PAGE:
0
\$\begingroup\$

I found some articles talking about transformerless power supplies, and I have uploaded the schematic of such a circuit. Does anybody have an idea about the pros and cons of such a power supply? Also how to calculate the value of this capacitor "C1" ?

enter image description here

\$\endgroup\$
3
  • 1
    \$\begingroup\$ This is a non-isolated supply, not hobbiest friendly imho... \$\endgroup\$
    – sstobbe
    Jun 21, 2017 at 2:56
  • \$\begingroup\$ Typical design equations for transformerless supplies can be found in this app note: ww1.microchip.com/downloads/en/AppNotes/00954A.pdf \$\endgroup\$
    – user133493
    Jun 21, 2017 at 3:08
  • \$\begingroup\$ @sstobbe Great thing to consider \$\endgroup\$
    – ahm_zahran
    Jun 21, 2017 at 3:41

2 Answers 2

0
\$\begingroup\$

I've seen these done thusly

schematic

simulate this circuit – Schematic created using CircuitLab

\$\endgroup\$
3
  • 3
    \$\begingroup\$ C1 should be an X1. We've talked about this before. \$\endgroup\$ Jun 21, 2017 at 4:26
  • \$\begingroup\$ Was this answer wrong? @RobertEndl \$\endgroup\$
    – ahm_zahran
    Jun 21, 2017 at 4:49
  • \$\begingroup\$ Sorry, X2. X1 probably overkill. I didn't see the X1 in the schematic cuz I'm getting old and careless. \$\endgroup\$ Jun 22, 2017 at 6:00
-4
\$\begingroup\$

Polypropylene power supplies are a type of capacitive power supplies that supplies a limted current output. The value of the polypropylene capacitor determines the amount of current according to this equation:

X = 1 / (2 π f C)

I = V / X

where

X : capacitor reactance

π : Constant (pi) = 3.14

f : frequency of the main supply (50-60)

C : Capacitance value

I : output current (A)

V : main voltage (110 or 220)

Pros:

  • constant current power supply is better in some applications like LED Lighting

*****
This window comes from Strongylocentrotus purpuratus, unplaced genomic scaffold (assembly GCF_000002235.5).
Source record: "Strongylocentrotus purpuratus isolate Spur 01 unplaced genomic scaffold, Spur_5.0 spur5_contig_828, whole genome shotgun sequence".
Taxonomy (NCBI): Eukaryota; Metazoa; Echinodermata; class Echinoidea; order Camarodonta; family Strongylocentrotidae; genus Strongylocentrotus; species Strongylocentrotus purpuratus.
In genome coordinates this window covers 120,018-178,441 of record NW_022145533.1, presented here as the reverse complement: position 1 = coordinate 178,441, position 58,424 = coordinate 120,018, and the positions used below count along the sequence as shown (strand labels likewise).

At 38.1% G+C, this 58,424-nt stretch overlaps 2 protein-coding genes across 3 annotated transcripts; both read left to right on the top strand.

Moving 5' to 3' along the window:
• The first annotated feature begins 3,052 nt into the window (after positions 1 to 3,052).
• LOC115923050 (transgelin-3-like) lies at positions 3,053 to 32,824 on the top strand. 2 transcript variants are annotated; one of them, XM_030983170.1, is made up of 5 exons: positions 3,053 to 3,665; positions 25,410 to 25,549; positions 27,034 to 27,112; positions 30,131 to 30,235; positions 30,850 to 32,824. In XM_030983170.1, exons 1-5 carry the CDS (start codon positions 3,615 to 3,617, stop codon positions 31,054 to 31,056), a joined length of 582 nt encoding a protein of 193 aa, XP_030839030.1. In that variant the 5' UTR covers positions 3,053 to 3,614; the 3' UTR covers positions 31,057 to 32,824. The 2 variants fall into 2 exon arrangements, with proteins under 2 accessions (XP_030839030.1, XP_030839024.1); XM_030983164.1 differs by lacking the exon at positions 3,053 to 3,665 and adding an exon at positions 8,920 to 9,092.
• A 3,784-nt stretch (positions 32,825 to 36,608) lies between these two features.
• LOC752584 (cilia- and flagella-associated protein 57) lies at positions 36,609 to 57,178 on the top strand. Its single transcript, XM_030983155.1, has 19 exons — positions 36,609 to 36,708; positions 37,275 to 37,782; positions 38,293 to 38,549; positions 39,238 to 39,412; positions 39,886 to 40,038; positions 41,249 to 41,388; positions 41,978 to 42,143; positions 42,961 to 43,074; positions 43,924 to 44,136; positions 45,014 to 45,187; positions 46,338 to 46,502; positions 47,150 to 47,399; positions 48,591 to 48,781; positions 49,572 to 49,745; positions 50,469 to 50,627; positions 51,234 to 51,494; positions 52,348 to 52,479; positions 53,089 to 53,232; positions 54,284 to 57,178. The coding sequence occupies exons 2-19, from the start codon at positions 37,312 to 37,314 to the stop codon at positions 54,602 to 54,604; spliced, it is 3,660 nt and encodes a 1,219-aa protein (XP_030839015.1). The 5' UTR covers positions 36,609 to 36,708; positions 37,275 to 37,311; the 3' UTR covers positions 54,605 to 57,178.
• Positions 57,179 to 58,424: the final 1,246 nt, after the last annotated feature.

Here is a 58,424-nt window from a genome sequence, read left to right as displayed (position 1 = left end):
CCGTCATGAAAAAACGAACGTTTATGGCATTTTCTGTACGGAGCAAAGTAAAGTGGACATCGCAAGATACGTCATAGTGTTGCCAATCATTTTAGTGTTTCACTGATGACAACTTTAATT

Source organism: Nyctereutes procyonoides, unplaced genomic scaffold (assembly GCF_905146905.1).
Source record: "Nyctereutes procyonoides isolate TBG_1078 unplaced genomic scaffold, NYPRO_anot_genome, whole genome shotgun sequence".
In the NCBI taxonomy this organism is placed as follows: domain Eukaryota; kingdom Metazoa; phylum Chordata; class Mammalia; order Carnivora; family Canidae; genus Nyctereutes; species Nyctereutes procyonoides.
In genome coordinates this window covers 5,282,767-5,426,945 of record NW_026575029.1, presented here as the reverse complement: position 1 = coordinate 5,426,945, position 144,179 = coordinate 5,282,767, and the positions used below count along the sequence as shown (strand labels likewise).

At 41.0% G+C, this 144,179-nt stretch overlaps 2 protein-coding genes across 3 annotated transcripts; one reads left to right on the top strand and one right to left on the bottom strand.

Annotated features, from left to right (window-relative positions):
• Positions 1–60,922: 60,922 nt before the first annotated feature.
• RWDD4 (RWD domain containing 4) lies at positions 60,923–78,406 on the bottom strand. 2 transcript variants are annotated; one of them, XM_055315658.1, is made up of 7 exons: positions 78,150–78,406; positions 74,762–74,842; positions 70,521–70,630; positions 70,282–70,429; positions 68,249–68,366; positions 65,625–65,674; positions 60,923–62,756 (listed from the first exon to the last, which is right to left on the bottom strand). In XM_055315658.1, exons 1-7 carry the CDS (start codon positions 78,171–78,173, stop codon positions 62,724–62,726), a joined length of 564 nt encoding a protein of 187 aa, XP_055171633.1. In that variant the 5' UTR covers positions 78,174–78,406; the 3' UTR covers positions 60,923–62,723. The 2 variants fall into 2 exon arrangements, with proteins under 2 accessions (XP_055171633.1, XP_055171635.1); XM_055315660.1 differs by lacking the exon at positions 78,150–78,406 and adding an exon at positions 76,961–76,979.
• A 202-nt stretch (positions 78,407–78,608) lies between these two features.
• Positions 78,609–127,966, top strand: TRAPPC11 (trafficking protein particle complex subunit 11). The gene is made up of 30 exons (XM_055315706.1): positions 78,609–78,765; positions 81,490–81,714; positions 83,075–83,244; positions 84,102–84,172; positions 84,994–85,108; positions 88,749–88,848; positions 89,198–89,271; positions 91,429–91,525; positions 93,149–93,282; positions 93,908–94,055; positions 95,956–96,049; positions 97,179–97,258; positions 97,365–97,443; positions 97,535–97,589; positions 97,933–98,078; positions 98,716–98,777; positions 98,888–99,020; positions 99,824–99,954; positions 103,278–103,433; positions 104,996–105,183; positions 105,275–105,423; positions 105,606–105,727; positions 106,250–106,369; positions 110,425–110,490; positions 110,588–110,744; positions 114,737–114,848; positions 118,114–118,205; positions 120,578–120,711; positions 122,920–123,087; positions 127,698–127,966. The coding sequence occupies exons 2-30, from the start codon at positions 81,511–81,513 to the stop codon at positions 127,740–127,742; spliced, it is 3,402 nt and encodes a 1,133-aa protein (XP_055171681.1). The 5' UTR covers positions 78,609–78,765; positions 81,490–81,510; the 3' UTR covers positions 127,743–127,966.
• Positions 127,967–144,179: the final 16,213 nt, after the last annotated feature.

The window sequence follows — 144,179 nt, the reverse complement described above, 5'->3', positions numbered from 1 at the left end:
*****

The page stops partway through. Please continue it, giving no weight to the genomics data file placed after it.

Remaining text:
• wide output voltage range (typically any rated voltage device is able to connect -unless it stands the applied current- )
  • More efficient series connections are possible in some applications like LED lighting

Cons

  • Non-isolated power supply which means rush current can easily destroy your load
  • low output current values (Max ~ 350 mA) due to low available capacitance values. or huge number of parallel connected capacitors (10) to output a current of about 1 Amp.
\$\endgroup\$
14
  • 2
    \$\begingroup\$ Why was this answer accepted within a minute of being posted? This discourages competing answers, which improve the quality of the site. \$\endgroup\$
    – user133493
    Jun 21, 2017 at 3:48
  • 3
    \$\begingroup\$ -1. Please explain why you think the circuit is a constant current supply. The circuit limits current by the reactance of C1 but it is not a constant current supply. Instead, it is a loosely voltage-regulated supply. \$\endgroup\$
    – user133493
    Jun 21, 2017 at 3:54
  • 2
    \$\begingroup\$ The terminology is wrong. A constant current supply responds to varying load impedance by varying its output voltage. This supply does nothing of the sort, it loosely maintans a constant output voltage across C2 and will respond to varying load impedances by sourcing varying currents. \$\endgroup\$
    – user133493
    Jun 21, 2017 at 4:04
  • 1
    \$\begingroup\$ been seeing a lot of these capacitor-based CC drivers recently being incorporated smack dab onto the COB's PCBs, thanks for the rundown on this interesting tech. \$\endgroup\$
    – dandavis
    Jun 21, 2017 at 4:16
  • 2
    \$\begingroup\$ -1 It isn't a constant current supply. It is a power supply with a limited current output. Look closely at the given diagram. It includes a zener diode to regulate the voltage. \$\endgroup\$
    – JRE
    Jun 21, 2017 at 5:34

Not the answer you're looking for? Browse other questions tagged or ask your own question.